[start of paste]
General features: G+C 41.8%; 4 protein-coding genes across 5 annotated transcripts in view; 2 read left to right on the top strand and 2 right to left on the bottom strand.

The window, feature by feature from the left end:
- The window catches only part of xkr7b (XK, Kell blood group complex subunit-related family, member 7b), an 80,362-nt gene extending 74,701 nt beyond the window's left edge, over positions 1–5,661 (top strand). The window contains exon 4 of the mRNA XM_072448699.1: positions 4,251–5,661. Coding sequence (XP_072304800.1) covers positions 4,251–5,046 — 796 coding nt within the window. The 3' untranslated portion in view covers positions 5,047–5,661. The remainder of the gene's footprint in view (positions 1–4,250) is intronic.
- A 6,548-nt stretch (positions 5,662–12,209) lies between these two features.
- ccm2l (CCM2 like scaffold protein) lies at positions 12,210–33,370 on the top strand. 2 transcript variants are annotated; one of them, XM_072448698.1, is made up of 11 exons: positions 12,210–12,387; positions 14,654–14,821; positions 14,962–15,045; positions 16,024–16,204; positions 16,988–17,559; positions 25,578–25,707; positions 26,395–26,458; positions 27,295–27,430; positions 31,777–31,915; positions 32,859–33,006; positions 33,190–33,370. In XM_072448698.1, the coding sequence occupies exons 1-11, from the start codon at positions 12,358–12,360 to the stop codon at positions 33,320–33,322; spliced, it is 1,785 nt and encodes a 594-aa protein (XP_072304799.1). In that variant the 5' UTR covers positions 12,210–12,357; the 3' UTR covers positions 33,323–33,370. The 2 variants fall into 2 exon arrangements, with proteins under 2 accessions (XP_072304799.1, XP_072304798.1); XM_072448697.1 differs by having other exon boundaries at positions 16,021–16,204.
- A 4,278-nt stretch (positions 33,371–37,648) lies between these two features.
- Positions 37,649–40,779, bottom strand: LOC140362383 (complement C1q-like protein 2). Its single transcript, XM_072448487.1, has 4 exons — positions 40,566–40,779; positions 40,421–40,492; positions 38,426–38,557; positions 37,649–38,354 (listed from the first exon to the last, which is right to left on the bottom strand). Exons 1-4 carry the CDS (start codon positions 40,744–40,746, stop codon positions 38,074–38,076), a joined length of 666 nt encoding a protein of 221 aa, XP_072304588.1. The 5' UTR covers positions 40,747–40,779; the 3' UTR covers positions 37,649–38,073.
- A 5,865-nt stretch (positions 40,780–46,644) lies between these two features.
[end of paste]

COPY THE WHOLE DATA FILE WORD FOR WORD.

General features: G+C 41.8%; 4 protein-coding genes across 5 annotated transcripts in view; 2 read left to right on the top strand and 2 right to left on the bottom strand.

The window, feature by feature from the left end:
- The window catches only part of xkr7b (XK, Kell blood group complex subunit-related family, member 7b), an 80,362-nt gene extending 74,701 nt beyond the window's left edge, over positions 1–5,661 (top strand). The window contains exon 4 of the mRNA XM_072448699.1: positions 4,251–5,661. Coding sequence (XP_072304800.1) covers positions 4,251–5,046 — 796 coding nt within the window. The 3' untranslated portion in view covers positions 5,047–5,661. The remainder of the gene's footprint in view (positions 1–4,250) is intronic.
- A 6,548-nt stretch (positions 5,662–12,209) lies between these two features.
- ccm2l (CCM2 like scaffold protein) lies at positions 12,210–33,370 on the top strand. 2 transcript variants are annotated; one of them, XM_072448698.1, is made up of 11 exons: positions 12,210–12,387; positions 14,654–14,821; positions 14,962–15,045; positions 16,024–16,204; positions 16,988–17,559; positions 25,578–25,707; positions 26,395–26,458; positions 27,295–27,430; positions 31,777–31,915; positions 32,859–33,006; positions 33,190–33,370. In XM_072448698.1, the coding sequence occupies exons 1-11, from the start codon at positions 12,358–12,360 to the stop codon at positions 33,320–33,322; spliced, it is 1,785 nt and encodes a 594-aa protein (XP_072304799.1). In that variant the 5' UTR covers positions 12,210–12,357; the 3' UTR covers positions 33,323–33,370. The 2 variants fall into 2 exon arrangements, with proteins under 2 accessions (XP_072304799.1, XP_072304798.1); XM_072448697.1 differs by having other exon boundaries at positions 16,021–16,204.
- A 4,278-nt stretch (positions 33,371–37,648) lies between these two features.
- Positions 37,649–40,779, bottom strand: LOC140362383 (complement C1q-like protein 2). Its single transcript, XM_072448487.1, has 4 exons — positions 40,566–40,779; positions 40,421–40,492; positions 38,426–38,557; positions 37,649–38,354 (listed from the first exon to the last, which is right to left on the bottom strand). Exons 1-4 carry the CDS (start codon positions 40,744–40,746, stop codon positions 38,074–38,076), a joined length of 666 nt encoding a protein of 221 aa, XP_072304588.1. The 5' UTR covers positions 40,747–40,779; the 3' UTR covers positions 37,649–38,073.
- A 5,865-nt stretch (positions 40,780–46,644) lies between these two features.